Our guest tomorrow is Morénike Giwa Onaiwu whose name means “Cherished One” in her family’s native language. Morénike describes herself as a “disabled non-binary woman of color and the proud daughter of immigrants who came to America from Africa and ended up staying here in the US permanently.” Morénike is a college professor by day and a mom/writer/ and activist with autism. Morénike served on the board of the Autistic Self-Advocacy Network (ASAN) as well as the Autistic Women & Non-binary Network (AWN, previously Autism Women’s Network). She is a Humanities Scholar at Rice University and Co-chair of the NIH-funded Women’s HIV Research Collaborative.
Join us for a fresh, diverse and deeply personal chat with a woman of considerable passion and accomplishment.
DDI ON AUTISM on 103.9 FM
Keeping an Eye on Autism and Giving a Voice to its Long Island Community.
Heard every Saturday at 10:00 am on LI News Radio 103.9, ‘DDI on Autism‘ is a 30-minute show that shares and explores all relevant issues related to Autism Spectrum Disorder. It is dedicated to the thousands of people on Long Island who live and work with the condition on a daily basis.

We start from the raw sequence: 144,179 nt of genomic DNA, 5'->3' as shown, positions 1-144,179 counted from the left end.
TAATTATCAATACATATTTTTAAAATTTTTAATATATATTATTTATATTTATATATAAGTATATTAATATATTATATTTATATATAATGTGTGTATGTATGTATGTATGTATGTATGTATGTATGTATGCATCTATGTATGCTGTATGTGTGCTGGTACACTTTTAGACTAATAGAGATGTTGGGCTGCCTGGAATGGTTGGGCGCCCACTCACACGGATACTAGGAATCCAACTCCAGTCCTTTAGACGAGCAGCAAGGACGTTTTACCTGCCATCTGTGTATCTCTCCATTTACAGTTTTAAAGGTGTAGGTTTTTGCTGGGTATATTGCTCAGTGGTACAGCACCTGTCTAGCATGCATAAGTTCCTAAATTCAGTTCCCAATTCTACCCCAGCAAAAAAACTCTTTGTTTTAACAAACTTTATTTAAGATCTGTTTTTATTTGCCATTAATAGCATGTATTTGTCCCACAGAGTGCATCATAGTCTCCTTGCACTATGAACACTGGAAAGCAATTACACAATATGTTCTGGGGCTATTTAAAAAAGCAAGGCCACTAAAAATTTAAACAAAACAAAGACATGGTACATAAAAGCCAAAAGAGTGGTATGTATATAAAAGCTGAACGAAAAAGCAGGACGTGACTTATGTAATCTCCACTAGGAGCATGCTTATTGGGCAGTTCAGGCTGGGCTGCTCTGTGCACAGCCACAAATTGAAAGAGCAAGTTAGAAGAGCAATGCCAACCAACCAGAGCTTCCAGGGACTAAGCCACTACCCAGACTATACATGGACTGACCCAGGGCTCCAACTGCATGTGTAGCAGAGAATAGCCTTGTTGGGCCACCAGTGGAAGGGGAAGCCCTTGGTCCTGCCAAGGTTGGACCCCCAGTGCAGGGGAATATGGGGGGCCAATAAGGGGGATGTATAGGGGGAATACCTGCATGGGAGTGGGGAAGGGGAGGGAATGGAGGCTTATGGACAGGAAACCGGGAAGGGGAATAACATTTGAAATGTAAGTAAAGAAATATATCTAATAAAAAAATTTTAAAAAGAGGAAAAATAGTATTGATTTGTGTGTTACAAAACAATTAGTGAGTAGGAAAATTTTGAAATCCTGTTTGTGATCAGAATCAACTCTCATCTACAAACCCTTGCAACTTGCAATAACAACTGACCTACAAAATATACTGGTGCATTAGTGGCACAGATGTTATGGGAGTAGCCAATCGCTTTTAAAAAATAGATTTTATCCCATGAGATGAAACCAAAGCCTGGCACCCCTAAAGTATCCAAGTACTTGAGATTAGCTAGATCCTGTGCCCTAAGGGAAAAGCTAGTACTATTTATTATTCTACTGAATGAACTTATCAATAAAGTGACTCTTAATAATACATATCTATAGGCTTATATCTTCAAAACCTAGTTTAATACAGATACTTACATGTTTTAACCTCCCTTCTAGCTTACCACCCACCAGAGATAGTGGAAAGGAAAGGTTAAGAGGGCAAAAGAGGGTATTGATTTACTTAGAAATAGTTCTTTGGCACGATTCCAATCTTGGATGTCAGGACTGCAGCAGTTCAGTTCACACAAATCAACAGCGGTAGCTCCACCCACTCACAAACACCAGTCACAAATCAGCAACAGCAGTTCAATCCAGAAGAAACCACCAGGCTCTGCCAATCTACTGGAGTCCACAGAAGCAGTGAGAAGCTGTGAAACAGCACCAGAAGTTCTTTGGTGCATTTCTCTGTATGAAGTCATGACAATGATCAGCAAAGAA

Join host Clinical Psychologist Dr. Michael Romas as he engages New York’s leading autism professionals in thought-provoking conversation to inspire, inform, and support families and individuals living with an autism spectrum disorder.
Dr. Michael Romas is a licensed clinical psychologist who has been involved in the support and treatment of persons with developmental disabilities for more than 30 years. His diverse experience brings a unique perspective from multiple domains inclusive of treatment education options. Explore early childhood issues, planning for adulthood, school and community opportunities, and the many general issues that can help guide and facilitate an understanding of ASD diagnosis and its many implications for Long Islanders.
Missed one of our shows?
Listen to our past programs on our SoundCloud: https://soundcloud.com/jvcbroadcasting/sets/ddi-keeping-an-eye-on-autism